Effective One Health Governance is All About Trust

Three strategies that contribute to trust-building

Ecosystems are made up of living things, land, weather, and other elements that work together and create environmental balance. They are essential to the way our world works and they demonstrate its interconnectedness. As ecosystems come under increasing stress—from climate change, among other factors—working together to preserve our ecosystems becomes increasingly important, for human health and other reasons. In fact, human health and the health of our planet are inseparable.

One Health is an integrated public health approach that aims to create new surveillance and disease control methods acknowledging that the health of people, domestic and wild animals, plants, and the wider environment (including ecosystems) are closely linked and interdependent. According to the global One Health Advisory Group, a One Health approach is built on collaboration and mobilizes "multiple sectors, disciplines, and communities at varying levels of society.”

Effective collaboration requires strong relationships and relies on cultural, social, and institutional trust. In practice, One Health approaches are spearheaded by national governance platforms led by government ministries, including environmental, health, and animal agencies. Civil society and academia are often included too. DAI’s experience over the past 10 years of working in One Health has shown us that cross-sector trust is often hard won. But strong coordination mechanisms, equity in leadership and budgeting, and joint planning can deepen partnership engagement. Here are three lessons derived from our recent experience on how to foster trust in One Health governance.

Rotate the chairperson across sectors to keep everyone at the table

Most One Health governance platforms have high participation from human health stakeholders, but often limited participation from the environment, water, and wildlife authorities. To keep stakeholders invested in a One Health approach, they must have an active leadership role. One way to achieve this is the increasingly common practice of circulating the chair role across the One Health sectors. Each authority can then commit to the effort, focus its resources, and visualize its place in One Health governance. The global One Health Quadripartite exemplified this approach by moving to include the United Nations Environment Programme in its One Health governance structure and expanding the One Health definition last year.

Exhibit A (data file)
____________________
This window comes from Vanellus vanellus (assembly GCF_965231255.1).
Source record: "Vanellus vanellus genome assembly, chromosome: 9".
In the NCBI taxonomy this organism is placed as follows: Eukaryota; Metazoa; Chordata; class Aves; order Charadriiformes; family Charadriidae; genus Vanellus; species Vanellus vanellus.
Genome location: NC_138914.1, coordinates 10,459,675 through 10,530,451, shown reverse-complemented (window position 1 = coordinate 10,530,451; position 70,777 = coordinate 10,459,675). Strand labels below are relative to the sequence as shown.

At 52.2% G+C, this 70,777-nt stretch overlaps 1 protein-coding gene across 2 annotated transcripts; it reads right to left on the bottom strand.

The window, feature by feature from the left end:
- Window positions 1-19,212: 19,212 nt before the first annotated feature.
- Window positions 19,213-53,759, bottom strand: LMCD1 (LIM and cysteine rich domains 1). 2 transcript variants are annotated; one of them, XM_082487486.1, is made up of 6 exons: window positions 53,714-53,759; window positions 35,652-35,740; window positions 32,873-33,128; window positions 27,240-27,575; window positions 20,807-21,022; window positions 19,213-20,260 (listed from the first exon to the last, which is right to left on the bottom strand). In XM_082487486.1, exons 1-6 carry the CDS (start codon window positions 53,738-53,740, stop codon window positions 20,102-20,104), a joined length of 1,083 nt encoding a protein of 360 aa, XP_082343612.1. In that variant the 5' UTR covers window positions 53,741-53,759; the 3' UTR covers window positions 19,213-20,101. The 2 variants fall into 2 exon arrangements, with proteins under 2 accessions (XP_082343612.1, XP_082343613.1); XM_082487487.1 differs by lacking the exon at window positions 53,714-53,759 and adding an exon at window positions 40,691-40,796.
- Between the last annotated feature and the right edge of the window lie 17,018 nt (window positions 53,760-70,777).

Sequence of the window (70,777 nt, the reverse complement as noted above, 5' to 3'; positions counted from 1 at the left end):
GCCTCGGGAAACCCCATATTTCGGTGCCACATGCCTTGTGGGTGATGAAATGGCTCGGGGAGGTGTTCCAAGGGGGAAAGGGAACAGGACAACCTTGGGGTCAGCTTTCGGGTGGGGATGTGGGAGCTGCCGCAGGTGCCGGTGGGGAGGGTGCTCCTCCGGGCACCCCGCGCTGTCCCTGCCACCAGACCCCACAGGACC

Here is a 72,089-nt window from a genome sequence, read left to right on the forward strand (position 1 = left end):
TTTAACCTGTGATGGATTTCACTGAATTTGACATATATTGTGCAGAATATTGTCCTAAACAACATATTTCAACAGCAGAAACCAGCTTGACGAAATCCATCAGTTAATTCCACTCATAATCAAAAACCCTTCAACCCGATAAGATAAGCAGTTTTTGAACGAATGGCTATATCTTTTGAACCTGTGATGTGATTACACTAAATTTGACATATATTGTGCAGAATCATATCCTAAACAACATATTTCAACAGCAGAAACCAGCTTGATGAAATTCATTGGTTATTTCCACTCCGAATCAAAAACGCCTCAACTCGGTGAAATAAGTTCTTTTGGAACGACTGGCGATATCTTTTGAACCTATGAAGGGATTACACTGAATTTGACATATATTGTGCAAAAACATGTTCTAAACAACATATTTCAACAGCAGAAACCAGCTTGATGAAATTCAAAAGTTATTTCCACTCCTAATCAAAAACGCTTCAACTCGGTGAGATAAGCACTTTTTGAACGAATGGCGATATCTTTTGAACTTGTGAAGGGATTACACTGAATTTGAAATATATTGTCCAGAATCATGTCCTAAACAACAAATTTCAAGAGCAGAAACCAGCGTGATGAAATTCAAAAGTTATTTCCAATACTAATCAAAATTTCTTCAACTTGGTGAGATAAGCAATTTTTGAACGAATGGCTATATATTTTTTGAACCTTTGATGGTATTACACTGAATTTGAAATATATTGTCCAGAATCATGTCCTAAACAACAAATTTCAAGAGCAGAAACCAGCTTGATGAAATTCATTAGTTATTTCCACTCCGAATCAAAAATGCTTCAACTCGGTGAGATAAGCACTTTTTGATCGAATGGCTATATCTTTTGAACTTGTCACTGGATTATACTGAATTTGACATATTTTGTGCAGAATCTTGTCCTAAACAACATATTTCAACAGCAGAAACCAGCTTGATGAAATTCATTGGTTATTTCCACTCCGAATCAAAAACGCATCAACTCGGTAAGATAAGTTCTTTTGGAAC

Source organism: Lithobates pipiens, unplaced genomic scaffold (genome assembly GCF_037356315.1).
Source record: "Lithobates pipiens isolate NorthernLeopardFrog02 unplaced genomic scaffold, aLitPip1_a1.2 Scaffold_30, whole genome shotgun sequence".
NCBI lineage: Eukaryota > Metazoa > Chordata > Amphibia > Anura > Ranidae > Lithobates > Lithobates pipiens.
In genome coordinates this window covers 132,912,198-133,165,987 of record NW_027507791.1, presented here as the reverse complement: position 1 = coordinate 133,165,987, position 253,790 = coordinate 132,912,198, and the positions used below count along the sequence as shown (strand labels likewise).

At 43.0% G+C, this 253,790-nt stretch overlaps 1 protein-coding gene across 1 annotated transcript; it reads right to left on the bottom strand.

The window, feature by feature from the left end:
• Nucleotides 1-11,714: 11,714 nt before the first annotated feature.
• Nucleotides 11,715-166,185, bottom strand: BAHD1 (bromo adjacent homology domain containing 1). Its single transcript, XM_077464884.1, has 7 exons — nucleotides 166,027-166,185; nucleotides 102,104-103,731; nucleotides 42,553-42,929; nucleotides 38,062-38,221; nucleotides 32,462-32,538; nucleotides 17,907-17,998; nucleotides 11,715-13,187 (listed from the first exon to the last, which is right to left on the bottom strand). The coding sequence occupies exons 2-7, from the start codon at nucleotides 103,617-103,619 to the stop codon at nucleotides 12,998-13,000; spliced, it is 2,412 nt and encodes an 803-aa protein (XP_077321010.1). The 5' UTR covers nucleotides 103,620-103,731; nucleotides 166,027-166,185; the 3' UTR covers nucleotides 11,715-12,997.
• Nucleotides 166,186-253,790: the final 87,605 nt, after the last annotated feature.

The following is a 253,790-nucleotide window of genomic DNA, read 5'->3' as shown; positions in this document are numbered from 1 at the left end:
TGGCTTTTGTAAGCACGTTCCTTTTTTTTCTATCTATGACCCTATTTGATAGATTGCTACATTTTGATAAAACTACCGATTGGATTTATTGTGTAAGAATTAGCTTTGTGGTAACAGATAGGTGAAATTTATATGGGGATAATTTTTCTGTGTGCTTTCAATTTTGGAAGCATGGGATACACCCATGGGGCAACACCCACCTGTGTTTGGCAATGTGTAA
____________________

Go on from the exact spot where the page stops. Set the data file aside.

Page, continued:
DAI’s Nitish Debnath, Team Leader for the Fleming Fund Country Grant program in Bangladesh, a veterinarian who pioneered the One Health movement in Bangladesh, said the expansion of the One Health governance approach led by World Health Organization was critical. “If we don’t collaborate, disaster may come at any time. The alliance’s newest definition of One Health underlines the importance of a harmonious balance between people and planetary systems, stewardship, and sustainable solutions. Working together means protecting our health.”

Plan national One Health goals and activities together

Given the diversity of stakeholders included in a One Health governance group, creating common goals and plans helps develop cross-sectoral relationships and inspire an integrated approach to activities, as well as mitigating and managing disagreements and conflict.

Epidemics and disease outbreaks often start in towns, cities, and communities far from government planning departments or bureaucracies. This means communities and civil society must contribute to the planning and operationalizing of a national One Health approach. Our experience implementing the Tackling Deadly Disease in Africa Program reinforced our conviction that civil society and community-based organizations are critical national health security partners because they can build trust between communities and governments, bridge gaps between remote communities and state institutions, and support essential services in hard-to-reach areas.

Support locally led budgeting

Finally, to build trust and thereby strengthen One Health governance, governments must re-examine national budgets and focus more on locally defined needs and priorities. Often, during health emergencies, donor funding flows more generously, which can dilute local agendas or detract from ongoing One Health activities. An influx of short-term funding can disrupt intergovernmental collaboration and encourage departments to return to siloed ways of working. As the One Health Advisory Group expert panel noted, “Currently, the quantity of health security initiatives that receive short-term project funding undermines the utility and sustainability of partnerships.” Donors and national governments must ensure sustainable budgeting across sectors to incentivize collaboration.

One Health is premised on the commitment of diverse stakeholders and sectors to work together to solve shared challenges and preserve our shared ecosystem. COVID-19 demonstrated the importance of a One Health approach, and we emerged from the pandemic with a greater awareness of the cross-sectoral impact of infectious diseases, going beyond human health to encompass far-reaching impacts in everything from economies and livelihoods to education and the rights and welfare of vulnerable populations. Our hope is that this heightened awareness will lead to greater interconnectedness and a greater emphasis on building trust as a building block of One Health governance.